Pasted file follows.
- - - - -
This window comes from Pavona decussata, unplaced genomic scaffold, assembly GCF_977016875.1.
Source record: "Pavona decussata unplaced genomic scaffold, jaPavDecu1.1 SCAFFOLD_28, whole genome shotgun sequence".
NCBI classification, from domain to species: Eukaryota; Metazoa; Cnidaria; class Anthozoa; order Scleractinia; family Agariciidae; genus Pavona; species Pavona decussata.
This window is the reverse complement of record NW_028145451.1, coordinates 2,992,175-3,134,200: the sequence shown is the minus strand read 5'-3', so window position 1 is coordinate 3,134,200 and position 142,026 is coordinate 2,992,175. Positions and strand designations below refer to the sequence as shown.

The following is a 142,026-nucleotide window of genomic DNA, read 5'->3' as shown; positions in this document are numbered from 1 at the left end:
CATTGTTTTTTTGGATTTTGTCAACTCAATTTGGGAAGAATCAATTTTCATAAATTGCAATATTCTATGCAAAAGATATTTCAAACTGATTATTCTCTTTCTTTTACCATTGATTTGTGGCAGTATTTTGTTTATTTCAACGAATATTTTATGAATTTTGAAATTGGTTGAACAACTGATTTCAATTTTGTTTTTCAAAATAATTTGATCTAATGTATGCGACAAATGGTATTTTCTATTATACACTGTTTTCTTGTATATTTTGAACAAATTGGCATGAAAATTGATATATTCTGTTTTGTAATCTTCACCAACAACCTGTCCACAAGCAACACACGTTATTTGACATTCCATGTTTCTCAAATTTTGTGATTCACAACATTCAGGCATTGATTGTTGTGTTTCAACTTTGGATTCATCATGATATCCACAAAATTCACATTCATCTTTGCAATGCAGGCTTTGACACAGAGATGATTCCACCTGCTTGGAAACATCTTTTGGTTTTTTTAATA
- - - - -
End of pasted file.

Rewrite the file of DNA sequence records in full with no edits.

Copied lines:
This window comes from Pavona decussata, unplaced genomic scaffold, assembly GCF_977016875.1.
Source record: "Pavona decussata unplaced genomic scaffold, jaPavDecu1.1 SCAFFOLD_28, whole genome shotgun sequence".
NCBI classification, from domain to species: Eukaryota; Metazoa; Cnidaria; class Anthozoa; order Scleractinia; family Agariciidae; genus Pavona; species Pavona decussata.
This window is the reverse complement of record NW_028145451.1, coordinates 2,992,175-3,134,200: the sequence shown is the minus strand read 5'-3', so window position 1 is coordinate 3,134,200 and position 142,026 is coordinate 2,992,175. Positions and strand designations below refer to the sequence as shown.

The following is a 142,026-nucleotide window of genomic DNA, read 5'->3' as shown; positions in this document are numbered from 1 at the left end:
CATTGTTTTTTTGGATTTTGTCAACTCAATTTGGGAAGAATCAATTTTCATAAATTGCAATATTCTATGCAAAAGATATTTCAAACTGATTATTCTCTTTCTTTTACCATTGATTTGTGGCAGTATTTTGTTTATTTCAACGAATATTTTATGAATTTTGAAATTGGTTGAACAACTGATTTCAATTTTGTTTTTCAAAATAATTTGATCTAATGTATGCGACAAATGGTATTTTCTATTATACACTGTTTTCTTGTATATTTTGAACAAATTGGCATGAAAATTGATATATTCTGTTTTGTAATCTTCACCAACAACCTGTCCACAAGCAACACACGTTATTTGACATTCCATGTTTCTCAAATTTTGTGATTCACAACATTCAGGCATTGATTGTTGTGTTTCAACTTTGGATTCATCATGATATCCACAAAATTCACATTCATCTTTGCAATGCAGGCTTTGACACAGAGATGATTCCACCTGCTTGGAAACATCTTTTGGTTTTTTTAATA